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Thread: The Case for Christ

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    Default The Case for Christ

    Gary Habermas wrote The Verdict of History, 1988. In it he shows 39 ancient sources documenting the life of Jesus: 100 facts concerning Jesus' life, crucifixion, and resurrection.

    24 of those sources, including 7 secular and several earliest creeds of the church, specifically concern the divine nature of Jesus.

    Therefore, the doctrine of the deity of Christ was present in the earliest church.

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    Additionally, outside the Bible, Jesus is also mentioned by his near-contemporaries. Extra-Biblical and secular writers (many hostile) point to Jesus' existence, including the Roman writings of Tacitus, Seutonius, Thallus and Pliny, and the Jewish writings of Josephus and the Talmud. Gary Habermas has cited a total of 39 ancient extra-Biblical sources, including 17 non-Christian, that witness from outside the New Testament to over 100 details of Jesus' life, death, and resurrection.

    It is significant that contemporaneous Christians, Clement, Ignatius, and Polycarp described the Gospels as the words of Jesus.

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    Of the ancient Jewish writings, Flavius Josephus is most notable. Josephus was a historian who lived A.D. 37-97. He referred to Jesus Christ twice in his writings. In the first instance, he wrote:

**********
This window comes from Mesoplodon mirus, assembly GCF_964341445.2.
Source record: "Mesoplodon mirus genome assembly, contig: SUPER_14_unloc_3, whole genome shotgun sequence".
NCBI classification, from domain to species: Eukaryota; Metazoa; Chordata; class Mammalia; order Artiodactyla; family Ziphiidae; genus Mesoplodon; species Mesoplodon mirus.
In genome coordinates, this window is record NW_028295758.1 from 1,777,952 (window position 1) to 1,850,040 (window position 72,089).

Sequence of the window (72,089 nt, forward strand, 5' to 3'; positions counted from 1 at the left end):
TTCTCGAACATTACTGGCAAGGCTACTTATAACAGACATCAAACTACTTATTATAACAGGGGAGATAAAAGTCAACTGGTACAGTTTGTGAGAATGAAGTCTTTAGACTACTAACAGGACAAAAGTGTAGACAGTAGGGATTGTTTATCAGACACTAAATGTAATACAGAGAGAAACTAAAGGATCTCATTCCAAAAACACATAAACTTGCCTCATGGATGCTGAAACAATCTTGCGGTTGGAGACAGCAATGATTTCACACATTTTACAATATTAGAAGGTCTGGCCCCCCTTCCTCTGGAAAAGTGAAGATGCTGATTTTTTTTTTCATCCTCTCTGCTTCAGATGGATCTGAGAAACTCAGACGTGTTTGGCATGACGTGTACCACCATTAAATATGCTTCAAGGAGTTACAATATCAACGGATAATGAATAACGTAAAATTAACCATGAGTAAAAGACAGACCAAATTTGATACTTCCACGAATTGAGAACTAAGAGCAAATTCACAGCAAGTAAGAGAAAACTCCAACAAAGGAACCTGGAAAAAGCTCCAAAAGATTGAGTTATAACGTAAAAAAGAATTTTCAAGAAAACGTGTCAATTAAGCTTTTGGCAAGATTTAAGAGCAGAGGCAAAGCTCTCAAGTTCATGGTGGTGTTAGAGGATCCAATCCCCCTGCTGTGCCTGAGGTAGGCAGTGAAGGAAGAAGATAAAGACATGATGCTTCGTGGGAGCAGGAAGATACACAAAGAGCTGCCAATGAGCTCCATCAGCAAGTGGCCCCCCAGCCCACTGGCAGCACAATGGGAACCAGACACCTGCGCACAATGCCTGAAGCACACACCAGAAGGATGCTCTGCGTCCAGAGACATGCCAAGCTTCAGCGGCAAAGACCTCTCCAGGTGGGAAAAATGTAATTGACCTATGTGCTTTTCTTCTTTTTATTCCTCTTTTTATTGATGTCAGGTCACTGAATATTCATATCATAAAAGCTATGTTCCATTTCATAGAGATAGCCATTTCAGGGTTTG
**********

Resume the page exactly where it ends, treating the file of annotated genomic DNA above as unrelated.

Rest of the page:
"At this time there was a wise man who was called Jesus. And his conduct was good and (he) was known to be virtuous. And many people from among the Jews and other nations became his disciples. Pilate condemned him to be crucified and to die. And those who had become his disciples did not abandon his discipleship. They reported that he had appeared to them three days after his crucifixion and that he was alive; accordingly, he was perhaps the messiah concerning whom the prophets have recounted wonders." [quoted in The Verdict of History: Conclusive Evidence for the Life of Jesus by Gary Habermas (Nashville: Nelson, 1988), pp 91-92)]
    In the second reference, a few pages later, Josephus wrote:
    "Festus was now dead, and Albinus was but upon the road; so he assembled the sanhedrin of Judges, and brought before them the brother of Jesus, who was called Christ, whose name was James, and some others, or, some of his companions." [Josephus' History of the Jews 20:9c]
    These citations are noteworthy because Josephus was neither a Christian nor a friend of Christianity. In fact, he wrote his history of the Jews for Romans whom he knew to be hateful toward Christianity.

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    Roman documents make up the third category of ancient sources testifying that Jesus really lived. Before considering examples from this group, however, it is important to note why we should not expect to find many references to Jesus in Roman sources. Imagine you are a preacher for a small country congregation in Oklahoma. If you stayed there for three years, how often do you suppose your name would appear in the Washington Post or the New York Times? That is more in keeping with the level of expectation we should have when it comes to reading about Jesus in ancient Roman writings. An obscure carpenter with few friends, from a remote town thousands of miles from Rome, would hardly make front-page news in the capital city of the world! Even His death on the cross was commonplace in that age of extreme cruelty. Nonetheless, some references were made to Jesus.